NFL hopes to reduce head injuries with helmet experiment

The NFL’s competitive committee has mandated that all linemen, tight ends, and linebackers wear the mushroom-like caps through the second preseason game.

NEW YORK — The mushroom-like devices NFL players wear on their helmets during training camp may look odd, but they’re part of an ongoing safety experiment the league hopes will lead to a reduction in head injuries.

Called Guardian Caps, they’re now mandatory for all 32 NFL teams until the second preseason game — the time when the league says head injuries are most prevalent.

“Early on in training camp, there is a high density of exposure and injury, and the competition committee has been looking at ways to change that,” said Jeff Miller, executive vice president of NFL player health and safety.

The league said laboratory research shows the 12-ounce Guardian Caps result in at least a 10% reduction in the severity of impacts on a player’s brain. It is said that the number increases to at least 20% if both players involved in a collision are wearing it.

Miller said that nerfing these powers “will have a cumulative effect of improving the player’s health and safety.”

However, not everyone is convinced that Guardian Caps are the answer.

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Chris Nowinski, co-founder and CEO of the Concussion Legacy Foundation, is “more than a little skeptical” that the extra padding will help prevent head injuries — and wonders if it could do more harm than good.

“Adding weight to a helmet can make things worse for the brain when it comes to rotational impact,” said Nowinski, who previously served as co-director of the Boston University Center for the Study of Traumatic Encephalopathy.

“Adding size to the helmet does the same thing. It is very difficult to replicate this in a laboratory. We are not sure if this will be net positive or net negative.”

New York Jets coach Robert Saleh also has concerns.

He asked if players are now using their head more because the Guardian caps soften the hit – something he thinks could be a problem once the caps fall off and actual games begin.

“Anyone who has played football knows that there is a shock when you take these (caps) off for the first time, hit your helmet or have a collision,” Saleh said. “If you wait until the first game for that shock, I think it’s… I don’t know. We will see.

“It’s just interesting with these Guardian Caps, and what exactly are we trying to achieve?”

Buffalo Bills defensive tackle Ed Oliver also doesn’t see the benefits of the caps, and Philadelphia Eagles center Jason Kelce even openly mocked them.

Oliver said the padded shells “annoyed” him, making him feel like “a bobblehead” on the field.

“It’s just hard,” Oliver said. “I like how my helmet feels without it. I’ve been playing without it for so long, I just don’t like it.”

Kelce showed up to an Eagles practice with extra bubble wrap on his helmet.

“They say the Guardian Caps offer 20 percent protection,” Kelce joked. “I guess the bubble wrap gave me another 2 or 3 percent.

Despite the skepticism, Miller said the feedback from most players has been positive – although they do think the Guardian caps look a little weird.

“I wouldn’t say they’re aesthetically pleasing, and I think we look a little goofy,” said Eagles tight end Dallas Goedert. “But they’re there for a reason. You studied with them. Anything to make us safer, why not?

“Obviously, you only get one brain. Might as well keep it, as best you can.”

Tennessee Titans tackled Taylor Lewan: “Honestly, at first I thought, ‘What a stupid looking thing. That’s the dumbest thing I’ve ever seen.’ But honestly, I’m not going to lie, it’s kind of nice.”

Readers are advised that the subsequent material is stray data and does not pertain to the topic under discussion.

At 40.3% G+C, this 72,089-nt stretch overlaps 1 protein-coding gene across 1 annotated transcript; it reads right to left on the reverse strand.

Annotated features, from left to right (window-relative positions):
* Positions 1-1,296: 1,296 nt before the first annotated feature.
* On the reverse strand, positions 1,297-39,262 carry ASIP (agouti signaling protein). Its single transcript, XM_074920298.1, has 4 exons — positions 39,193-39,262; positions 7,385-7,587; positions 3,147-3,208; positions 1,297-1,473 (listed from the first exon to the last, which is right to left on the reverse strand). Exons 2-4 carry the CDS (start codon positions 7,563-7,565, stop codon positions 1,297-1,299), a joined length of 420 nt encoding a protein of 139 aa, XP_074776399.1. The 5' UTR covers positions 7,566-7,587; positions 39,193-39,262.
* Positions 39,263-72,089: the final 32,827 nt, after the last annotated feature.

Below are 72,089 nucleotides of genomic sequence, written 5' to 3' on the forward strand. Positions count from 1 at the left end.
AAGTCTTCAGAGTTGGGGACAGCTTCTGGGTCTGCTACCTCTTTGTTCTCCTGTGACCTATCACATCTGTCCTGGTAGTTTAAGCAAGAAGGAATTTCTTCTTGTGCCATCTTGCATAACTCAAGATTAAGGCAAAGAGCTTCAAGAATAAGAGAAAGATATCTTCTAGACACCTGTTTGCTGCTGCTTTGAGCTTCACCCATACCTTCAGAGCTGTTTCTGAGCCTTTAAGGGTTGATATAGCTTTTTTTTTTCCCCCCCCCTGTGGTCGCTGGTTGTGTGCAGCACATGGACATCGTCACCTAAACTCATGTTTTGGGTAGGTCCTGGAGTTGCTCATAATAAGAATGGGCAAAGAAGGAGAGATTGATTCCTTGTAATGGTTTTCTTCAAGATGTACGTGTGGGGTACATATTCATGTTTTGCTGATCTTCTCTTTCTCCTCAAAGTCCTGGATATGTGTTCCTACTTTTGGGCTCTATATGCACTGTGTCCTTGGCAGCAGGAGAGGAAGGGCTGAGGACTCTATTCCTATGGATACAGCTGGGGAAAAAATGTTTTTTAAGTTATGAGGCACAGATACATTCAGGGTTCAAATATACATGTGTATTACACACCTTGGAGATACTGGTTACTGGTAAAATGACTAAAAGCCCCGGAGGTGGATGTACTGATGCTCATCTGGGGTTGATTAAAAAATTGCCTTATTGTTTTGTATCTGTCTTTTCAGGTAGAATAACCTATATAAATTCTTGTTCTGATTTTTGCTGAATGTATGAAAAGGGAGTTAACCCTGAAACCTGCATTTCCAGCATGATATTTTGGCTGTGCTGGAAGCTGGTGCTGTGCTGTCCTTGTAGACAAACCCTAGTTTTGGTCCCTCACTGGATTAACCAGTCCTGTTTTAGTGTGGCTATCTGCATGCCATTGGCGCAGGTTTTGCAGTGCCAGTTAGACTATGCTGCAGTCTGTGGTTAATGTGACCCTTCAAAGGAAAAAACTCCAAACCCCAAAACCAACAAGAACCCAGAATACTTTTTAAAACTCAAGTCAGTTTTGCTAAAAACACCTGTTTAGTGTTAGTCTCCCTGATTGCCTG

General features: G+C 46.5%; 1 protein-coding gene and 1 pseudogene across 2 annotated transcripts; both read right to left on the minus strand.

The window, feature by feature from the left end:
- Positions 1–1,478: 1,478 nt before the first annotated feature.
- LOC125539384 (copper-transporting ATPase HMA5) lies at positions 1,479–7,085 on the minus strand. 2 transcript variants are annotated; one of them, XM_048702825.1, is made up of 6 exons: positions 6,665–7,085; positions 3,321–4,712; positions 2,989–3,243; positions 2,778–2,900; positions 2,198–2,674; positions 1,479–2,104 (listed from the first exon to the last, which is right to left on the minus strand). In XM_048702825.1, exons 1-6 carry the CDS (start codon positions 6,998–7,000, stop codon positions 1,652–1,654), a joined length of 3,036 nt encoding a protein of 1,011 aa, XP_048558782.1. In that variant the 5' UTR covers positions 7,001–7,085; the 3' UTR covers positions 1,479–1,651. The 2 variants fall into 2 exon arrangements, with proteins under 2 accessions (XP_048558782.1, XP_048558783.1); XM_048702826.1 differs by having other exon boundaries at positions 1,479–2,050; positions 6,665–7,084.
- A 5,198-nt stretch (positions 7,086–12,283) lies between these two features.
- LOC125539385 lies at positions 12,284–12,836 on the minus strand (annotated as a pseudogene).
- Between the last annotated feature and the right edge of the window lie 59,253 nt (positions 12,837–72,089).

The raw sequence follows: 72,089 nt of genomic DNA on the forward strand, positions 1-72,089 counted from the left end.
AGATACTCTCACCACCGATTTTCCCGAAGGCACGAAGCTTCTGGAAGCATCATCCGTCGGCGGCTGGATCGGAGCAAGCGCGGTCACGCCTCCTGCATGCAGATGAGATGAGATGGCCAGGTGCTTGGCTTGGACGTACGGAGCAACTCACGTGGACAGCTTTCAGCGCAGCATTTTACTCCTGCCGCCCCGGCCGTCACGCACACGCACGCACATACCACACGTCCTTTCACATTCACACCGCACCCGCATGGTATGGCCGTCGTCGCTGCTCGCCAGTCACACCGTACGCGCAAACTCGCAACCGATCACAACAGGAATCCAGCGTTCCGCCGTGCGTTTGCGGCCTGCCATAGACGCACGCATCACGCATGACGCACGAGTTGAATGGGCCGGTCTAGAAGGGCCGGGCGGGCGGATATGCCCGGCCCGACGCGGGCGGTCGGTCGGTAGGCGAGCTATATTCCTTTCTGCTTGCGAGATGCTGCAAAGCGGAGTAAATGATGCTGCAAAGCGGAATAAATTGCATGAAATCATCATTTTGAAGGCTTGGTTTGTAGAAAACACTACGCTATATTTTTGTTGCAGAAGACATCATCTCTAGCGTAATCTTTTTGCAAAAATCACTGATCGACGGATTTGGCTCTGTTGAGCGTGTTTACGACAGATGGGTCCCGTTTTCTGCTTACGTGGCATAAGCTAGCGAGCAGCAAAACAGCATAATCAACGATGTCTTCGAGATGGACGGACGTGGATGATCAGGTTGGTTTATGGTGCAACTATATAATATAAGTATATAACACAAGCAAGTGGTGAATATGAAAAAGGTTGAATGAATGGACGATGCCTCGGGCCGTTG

Safety concerns about head injuries in the NFL have been growing for years.

Chronic traumatic encephalopathy (CTE) has been found in the brains of more than 300 former players, according to the Concussion Legacy Foundation. Junior Seau, Andre Waters and Jovan Belcher are just some of the players who died by suicide and were later found to be suffering from the degenerative brain disease associated with repeated blows to the head.

The league announced in February that there had been 187 concussions during practice and games in 2021.

That’s one reason the NFL’s Competitive Committee, given data provided to them by lab researchers, ordered offensive and defensive linemen, linebackers and tight ends — players who see the most headbutts during practice — this summer after five teams, according to the Guardian Wearing caps About 100 players tried it out at the training camp last year.

The introduction won over security guard Austin Corbett.

He wore his Guardian cap voluntarily during the regular season and playoffs during the Los Angeles Rams’ Super Bowl run last year.

Pittsburgh Steelers coach Mike Tomlin, who is a member of the competition committee, told his players in a video released by the NFL that he has a “moral obligation” to protect them and that he believes they are useful.

And Indianapolis Colts coach Frank Reich agrees, saying the Guardian Caps’ recommendation was an “easy move.”

Defining the future of Guardian Caps is not that easy.

Miller said next steps will depend largely on player feedback, as well as whether data collected from use of the Guardian caps shows a reduction in head injuries.

Washington Commanders coach Ron Rivera is already convinced; He believes guardian caps can be part of the norm in the NFL.

“I wouldn’t be surprised if it eventually becomes mandatory through OTAs and minicamps,” said Rivera, a former linebacker with the Bears. “If this really helps reduce (head injuries) then I would imagine we would continue to use them.”

AP Sports writers Teresa Walker, Tom Withers, John Wawrow, Dan Gelston, Steve Whyno, and Dennis Waszak Jr. contributed to this report. NFL hopes to reduce head injuries with helmet experiment

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